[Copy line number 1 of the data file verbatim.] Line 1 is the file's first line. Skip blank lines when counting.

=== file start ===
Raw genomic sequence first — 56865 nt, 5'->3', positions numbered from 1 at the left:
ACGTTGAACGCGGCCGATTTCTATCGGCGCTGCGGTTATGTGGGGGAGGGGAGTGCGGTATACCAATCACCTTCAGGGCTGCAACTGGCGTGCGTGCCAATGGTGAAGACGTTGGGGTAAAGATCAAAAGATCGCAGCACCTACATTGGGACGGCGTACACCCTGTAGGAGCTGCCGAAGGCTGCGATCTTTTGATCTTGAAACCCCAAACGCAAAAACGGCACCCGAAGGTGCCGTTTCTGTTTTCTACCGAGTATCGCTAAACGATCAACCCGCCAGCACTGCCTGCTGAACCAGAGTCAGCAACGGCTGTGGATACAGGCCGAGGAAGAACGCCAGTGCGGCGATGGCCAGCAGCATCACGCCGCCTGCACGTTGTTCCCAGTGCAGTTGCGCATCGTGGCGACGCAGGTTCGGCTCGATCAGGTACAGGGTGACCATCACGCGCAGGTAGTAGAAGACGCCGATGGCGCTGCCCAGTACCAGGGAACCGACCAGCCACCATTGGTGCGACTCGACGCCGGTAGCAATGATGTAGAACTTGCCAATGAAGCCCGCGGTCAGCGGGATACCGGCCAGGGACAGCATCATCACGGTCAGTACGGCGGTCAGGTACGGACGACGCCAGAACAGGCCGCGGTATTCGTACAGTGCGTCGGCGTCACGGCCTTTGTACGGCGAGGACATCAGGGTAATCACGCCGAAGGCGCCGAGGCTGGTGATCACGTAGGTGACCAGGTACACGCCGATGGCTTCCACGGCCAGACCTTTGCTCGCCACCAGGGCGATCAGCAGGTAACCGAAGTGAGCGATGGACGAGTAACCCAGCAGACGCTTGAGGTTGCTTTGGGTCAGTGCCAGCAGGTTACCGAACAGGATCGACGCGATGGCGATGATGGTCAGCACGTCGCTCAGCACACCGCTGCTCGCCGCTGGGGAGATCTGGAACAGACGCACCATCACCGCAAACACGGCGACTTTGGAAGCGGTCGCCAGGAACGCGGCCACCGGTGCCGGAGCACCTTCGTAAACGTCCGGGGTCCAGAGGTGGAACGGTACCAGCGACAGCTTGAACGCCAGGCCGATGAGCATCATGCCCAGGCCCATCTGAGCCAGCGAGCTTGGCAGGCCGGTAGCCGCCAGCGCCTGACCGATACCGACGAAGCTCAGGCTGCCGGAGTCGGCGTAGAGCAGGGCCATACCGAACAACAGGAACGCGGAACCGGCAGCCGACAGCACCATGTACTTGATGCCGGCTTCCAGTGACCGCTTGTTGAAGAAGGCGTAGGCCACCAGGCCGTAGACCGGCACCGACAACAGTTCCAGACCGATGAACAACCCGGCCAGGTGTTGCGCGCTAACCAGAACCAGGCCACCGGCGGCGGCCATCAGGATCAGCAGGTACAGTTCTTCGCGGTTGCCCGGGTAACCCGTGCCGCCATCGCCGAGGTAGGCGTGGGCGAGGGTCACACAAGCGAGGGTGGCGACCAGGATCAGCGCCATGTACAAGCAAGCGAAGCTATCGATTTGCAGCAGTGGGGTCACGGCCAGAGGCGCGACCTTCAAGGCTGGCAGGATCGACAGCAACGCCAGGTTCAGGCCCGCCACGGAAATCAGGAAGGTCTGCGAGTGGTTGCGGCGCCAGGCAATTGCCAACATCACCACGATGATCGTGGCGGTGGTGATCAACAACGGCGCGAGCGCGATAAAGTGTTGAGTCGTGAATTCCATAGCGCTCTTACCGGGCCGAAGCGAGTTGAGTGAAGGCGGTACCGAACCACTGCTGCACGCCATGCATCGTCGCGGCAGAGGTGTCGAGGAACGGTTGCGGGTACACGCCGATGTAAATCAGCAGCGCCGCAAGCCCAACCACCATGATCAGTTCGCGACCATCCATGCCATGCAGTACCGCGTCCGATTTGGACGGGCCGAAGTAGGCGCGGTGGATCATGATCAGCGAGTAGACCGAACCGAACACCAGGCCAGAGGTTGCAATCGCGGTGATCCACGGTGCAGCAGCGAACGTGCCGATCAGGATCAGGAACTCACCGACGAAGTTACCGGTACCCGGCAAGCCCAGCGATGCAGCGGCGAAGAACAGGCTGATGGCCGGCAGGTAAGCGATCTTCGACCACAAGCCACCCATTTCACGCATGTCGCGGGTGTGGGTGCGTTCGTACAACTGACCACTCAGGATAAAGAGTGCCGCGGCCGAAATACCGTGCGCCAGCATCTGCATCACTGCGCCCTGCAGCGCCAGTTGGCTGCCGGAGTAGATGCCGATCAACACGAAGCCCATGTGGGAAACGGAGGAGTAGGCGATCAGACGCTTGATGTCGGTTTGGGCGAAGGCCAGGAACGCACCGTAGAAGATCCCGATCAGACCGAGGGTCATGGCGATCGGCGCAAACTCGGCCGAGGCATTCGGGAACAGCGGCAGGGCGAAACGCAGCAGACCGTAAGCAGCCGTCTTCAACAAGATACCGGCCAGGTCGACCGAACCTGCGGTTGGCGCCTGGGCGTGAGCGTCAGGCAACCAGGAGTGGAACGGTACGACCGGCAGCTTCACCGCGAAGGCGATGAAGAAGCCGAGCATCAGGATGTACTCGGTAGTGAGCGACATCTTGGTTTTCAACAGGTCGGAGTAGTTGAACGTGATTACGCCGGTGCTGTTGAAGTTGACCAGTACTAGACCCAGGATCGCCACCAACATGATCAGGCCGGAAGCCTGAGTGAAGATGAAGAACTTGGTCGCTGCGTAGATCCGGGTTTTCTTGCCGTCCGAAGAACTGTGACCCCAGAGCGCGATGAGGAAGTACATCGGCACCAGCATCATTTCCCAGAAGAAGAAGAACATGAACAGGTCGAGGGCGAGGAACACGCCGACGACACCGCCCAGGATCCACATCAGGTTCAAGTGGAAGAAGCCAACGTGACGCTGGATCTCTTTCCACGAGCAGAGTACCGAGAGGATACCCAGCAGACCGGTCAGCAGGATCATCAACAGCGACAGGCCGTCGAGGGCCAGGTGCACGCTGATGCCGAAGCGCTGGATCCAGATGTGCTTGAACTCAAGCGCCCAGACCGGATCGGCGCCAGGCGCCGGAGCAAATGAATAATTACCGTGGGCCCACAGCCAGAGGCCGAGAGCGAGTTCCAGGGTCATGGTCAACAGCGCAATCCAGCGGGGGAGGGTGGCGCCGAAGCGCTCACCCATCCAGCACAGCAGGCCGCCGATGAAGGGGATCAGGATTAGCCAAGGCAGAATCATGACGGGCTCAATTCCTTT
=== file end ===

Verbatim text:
Raw genomic sequence first — 56865 nt, 5'->3', positions numbered from 1 at the left: